WildFlower Meadow

Discussion in 'GARDENING & HORTICULTURE' started by Gremlinchode, Apr 11, 2017.

  1. Gremlinchode

    Gremlinchode Member

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    I am tired of mowing the lawn and cant help but think that grass as a mono crop is a waste of space, I cant get the O'l Lady on board to get rid of most of the grass, But I started an area for a meadow approximately 600 Square Feet. (55.7418 Square meters) I got the seed from American Meadows.

    In theory once the meadow is established you only mow it once a year at the end of the growing season on the mowers highest setting. It may be necessary to re-seed after the first season but once it is established it is supposed to self sustain. It is also supposed to attract lots of birds and insects ect which is in keeping with how im trying to enhance the ecosystem. The photo attached is off their site and not my results. I just thought I would share the idea and see if anybody had advice or experience. The little voice in my head says it gonna Fuckin Fail, but it always tells me that. If you have any advice or experience I would be glad to hear it, or any questions I will do my best to answer them. Thanks for reading.
    (Native Pacific Northwest Wildflower Seed Mix)

    :gremlin:
     

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  2. Gremlinchode

    Gremlinchode Member

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    Some pictures of the attempt!
     

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  3. Pistilwhipped

    Pistilwhipped Grower

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    Mowing the yard- an exercise in futility, wasted effort and neighborhood disagreements! I reached the same conclusion and have started the process of covering my yard with wood chips and raised beds. I've established several mushroom beds and have this idea to build a small (self watering) decorative mushroom fence made with interchangeable components inoculated with seasonal mushroom species. It'll probably get out of hand and eat the house but at least I won't have to waste my time mowing the lawn anymore!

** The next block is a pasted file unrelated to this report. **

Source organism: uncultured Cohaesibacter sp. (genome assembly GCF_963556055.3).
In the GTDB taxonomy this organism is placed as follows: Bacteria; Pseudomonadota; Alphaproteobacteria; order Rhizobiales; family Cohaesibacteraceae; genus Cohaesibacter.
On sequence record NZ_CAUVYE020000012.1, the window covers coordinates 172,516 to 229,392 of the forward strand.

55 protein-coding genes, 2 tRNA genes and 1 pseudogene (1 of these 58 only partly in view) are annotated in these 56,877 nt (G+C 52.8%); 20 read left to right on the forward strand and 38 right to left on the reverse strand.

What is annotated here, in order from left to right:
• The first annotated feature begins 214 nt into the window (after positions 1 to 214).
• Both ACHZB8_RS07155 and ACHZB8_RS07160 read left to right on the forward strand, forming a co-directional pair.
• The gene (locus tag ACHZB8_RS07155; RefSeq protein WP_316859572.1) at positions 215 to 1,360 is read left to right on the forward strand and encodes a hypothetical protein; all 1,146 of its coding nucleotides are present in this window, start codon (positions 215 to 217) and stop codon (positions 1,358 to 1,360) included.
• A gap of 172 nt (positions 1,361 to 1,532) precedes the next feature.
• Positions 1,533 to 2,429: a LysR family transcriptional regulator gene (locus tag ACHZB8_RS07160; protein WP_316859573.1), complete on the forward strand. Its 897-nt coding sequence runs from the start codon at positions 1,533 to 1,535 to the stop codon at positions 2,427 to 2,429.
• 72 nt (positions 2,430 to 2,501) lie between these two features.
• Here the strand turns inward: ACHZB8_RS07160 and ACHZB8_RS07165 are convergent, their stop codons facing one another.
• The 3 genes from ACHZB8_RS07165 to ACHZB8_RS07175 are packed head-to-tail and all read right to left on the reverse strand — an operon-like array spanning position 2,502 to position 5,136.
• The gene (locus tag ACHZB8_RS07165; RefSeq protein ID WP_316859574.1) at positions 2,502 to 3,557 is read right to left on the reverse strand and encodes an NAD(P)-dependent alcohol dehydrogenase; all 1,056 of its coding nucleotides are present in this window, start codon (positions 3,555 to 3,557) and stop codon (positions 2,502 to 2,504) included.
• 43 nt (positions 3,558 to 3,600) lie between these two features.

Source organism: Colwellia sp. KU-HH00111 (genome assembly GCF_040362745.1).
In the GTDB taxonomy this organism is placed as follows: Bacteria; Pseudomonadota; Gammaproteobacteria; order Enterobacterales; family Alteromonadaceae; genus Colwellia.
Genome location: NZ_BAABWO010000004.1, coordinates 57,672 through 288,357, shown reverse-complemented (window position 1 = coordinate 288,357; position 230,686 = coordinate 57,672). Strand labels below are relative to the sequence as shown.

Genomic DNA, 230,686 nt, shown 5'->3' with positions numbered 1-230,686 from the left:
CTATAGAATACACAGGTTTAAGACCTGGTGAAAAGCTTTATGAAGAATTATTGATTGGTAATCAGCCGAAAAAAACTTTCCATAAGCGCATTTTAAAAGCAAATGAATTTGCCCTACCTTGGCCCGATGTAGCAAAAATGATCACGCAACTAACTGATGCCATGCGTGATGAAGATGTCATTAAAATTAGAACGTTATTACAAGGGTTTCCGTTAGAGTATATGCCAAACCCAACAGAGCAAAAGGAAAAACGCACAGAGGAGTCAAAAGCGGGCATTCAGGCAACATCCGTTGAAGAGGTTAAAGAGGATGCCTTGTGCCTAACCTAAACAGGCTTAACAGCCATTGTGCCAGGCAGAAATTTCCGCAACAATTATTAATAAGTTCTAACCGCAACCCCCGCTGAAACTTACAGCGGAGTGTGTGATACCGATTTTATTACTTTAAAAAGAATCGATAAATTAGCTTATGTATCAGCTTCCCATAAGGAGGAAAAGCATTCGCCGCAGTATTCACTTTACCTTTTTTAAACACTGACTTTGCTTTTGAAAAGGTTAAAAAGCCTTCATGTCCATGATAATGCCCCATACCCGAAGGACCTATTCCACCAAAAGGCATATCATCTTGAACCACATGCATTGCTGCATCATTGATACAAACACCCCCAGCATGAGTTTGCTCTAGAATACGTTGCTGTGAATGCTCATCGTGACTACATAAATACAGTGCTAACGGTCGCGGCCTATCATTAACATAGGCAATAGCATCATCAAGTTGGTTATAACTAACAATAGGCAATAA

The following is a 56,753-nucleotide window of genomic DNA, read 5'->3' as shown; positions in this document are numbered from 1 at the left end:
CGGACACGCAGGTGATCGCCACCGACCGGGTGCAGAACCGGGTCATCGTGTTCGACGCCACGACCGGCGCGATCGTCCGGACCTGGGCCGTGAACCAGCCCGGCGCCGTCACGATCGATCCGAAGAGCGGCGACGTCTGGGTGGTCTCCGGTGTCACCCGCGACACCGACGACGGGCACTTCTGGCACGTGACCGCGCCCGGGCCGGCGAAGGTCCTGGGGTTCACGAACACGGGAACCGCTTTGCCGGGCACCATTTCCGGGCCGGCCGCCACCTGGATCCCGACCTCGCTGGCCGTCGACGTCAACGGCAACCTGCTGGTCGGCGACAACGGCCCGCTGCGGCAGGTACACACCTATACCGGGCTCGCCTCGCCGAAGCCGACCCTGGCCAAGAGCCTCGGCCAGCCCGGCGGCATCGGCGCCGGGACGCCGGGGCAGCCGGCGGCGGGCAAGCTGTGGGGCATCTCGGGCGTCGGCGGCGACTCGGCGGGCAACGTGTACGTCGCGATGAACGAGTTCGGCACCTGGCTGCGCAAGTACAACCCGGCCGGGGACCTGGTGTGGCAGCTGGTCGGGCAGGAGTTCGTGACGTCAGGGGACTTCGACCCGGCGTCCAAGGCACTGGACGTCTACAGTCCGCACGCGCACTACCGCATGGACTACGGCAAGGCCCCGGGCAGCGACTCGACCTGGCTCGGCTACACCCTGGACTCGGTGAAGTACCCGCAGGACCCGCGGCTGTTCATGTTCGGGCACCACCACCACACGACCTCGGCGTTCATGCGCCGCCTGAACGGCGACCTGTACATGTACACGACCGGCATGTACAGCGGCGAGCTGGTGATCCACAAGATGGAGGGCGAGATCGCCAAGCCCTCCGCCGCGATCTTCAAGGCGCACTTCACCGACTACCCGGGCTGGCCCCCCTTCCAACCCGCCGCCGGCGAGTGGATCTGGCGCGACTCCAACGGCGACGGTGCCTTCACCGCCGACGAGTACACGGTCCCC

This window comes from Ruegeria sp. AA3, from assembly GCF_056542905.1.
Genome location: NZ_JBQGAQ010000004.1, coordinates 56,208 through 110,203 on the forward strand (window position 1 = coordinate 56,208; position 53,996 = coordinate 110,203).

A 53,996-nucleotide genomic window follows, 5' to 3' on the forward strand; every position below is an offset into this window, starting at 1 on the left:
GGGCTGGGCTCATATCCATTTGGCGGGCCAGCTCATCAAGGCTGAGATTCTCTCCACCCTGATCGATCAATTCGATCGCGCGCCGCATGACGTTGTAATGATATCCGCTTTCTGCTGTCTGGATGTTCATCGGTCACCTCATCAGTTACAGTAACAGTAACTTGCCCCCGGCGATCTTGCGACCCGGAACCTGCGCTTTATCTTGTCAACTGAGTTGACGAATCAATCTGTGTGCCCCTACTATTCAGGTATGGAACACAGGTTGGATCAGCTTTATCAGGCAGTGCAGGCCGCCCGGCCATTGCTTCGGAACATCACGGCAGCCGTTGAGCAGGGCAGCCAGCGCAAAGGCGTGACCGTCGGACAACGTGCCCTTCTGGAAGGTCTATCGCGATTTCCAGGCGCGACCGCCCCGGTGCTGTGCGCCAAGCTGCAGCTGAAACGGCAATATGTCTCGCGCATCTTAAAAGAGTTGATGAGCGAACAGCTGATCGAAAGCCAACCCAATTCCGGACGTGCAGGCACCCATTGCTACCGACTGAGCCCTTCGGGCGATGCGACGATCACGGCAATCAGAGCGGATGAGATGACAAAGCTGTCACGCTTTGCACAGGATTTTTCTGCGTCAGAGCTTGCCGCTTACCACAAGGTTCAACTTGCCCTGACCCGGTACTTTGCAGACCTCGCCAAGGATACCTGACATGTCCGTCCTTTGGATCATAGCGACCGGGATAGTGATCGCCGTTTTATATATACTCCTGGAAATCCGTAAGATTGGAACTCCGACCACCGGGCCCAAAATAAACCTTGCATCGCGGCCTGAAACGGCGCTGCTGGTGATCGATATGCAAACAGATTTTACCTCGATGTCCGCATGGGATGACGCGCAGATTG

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  4. muskie

    muskie Myco-Backpacker Mushroom Doctor Expert Identifier

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    Fuck lawns!
     
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  5. Gremlinchode

    Gremlinchode Member

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    It seems like a few weeds and horsetails have moved in, Im still keeping my fingers crossed.
     

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  6. Gremlinchode

    Gremlinchode Member

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    I have this feeling that everything would be doing much better If I would have sprayed weed killer and brought in soil for the top layer. I don't like using chemicals so im counting on Gaia for this one. :titfeed:
     
  7. Ratatoskr

    Ratatoskr Plenipotentiary Supporter

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    fuck weed killers. if you find that it is getting too weedy you can plant winter rye and mow it and till it in a couple times in a year and that should get rid of the problem, also help the soil structure. you can also try alfalfa or buckwheat.